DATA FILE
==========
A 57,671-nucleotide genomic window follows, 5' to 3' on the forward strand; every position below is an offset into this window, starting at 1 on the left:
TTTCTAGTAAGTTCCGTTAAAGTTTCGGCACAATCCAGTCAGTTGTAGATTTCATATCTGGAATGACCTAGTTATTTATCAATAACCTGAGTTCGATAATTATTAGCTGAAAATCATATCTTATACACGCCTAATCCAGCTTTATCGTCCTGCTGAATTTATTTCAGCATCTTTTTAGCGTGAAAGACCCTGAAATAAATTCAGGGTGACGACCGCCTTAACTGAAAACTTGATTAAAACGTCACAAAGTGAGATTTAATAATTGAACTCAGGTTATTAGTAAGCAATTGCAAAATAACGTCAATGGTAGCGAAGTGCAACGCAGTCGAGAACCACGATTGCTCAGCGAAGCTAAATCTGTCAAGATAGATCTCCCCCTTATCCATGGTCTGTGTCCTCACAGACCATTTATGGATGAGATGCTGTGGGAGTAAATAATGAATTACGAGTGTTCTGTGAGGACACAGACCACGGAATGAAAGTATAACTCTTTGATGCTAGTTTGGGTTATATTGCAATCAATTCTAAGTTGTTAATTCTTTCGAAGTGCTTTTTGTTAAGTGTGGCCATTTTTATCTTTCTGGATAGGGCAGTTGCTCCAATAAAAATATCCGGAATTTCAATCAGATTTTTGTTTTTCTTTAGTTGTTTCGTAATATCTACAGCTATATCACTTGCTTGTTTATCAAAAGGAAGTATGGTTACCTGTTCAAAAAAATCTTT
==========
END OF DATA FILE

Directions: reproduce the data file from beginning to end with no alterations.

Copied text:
A 57,671-nucleotide genomic window follows, 5' to 3' on the forward strand; every position below is an offset into this window, starting at 1 on the left:
TTTCTAGTAAGTTCCGTTAAAGTTTCGGCACAATCCAGTCAGTTGTAGATTTCATATCTGGAATGACCTAGTTATTTATCAATAACCTGAGTTCGATAATTATTAGCTGAAAATCATATCTTATACACGCCTAATCCAGCTTTATCGTCCTGCTGAATTTATTTCAGCATCTTTTTAGCGTGAAAGACCCTGAAATAAATTCAGGGTGACGACCGCCTTAACTGAAAACTTGATTAAAACGTCACAAAGTGAGATTTAATAATTGAACTCAGGTTATTAGTAAGCAATTGCAAAATAACGTCAATGGTAGCGAAGTGCAACGCAGTCGAGAACCACGATTGCTCAGCGAAGCTAAATCTGTCAAGATAGATCTCCCCCTTATCCATGGTCTGTGTCCTCACAGACCATTTATGGATGAGATGCTGTGGGAGTAAATAATGAATTACGAGTGTTCTGTGAGGACACAGACCACGGAATGAAAGTATAACTCTTTGATGCTAGTTTGGGTTATATTGCAATCAATTCTAAGTTGTTAATTCTTTCGAAGTGCTTTTTGTTAAGTGTGGCCATTTTTATCTTTCTGGATAGGGCAGTTGCTCCAATAAAAATATCCGGAATTTCAATCAGATTTTTGTTTTTCTTTAGTTGTTTCGTAATATCTACAGCTATATCACTTGCTTGTTTATCAAAAGGAAGTATGGTTACCTGTTCAAAAAAATCTTT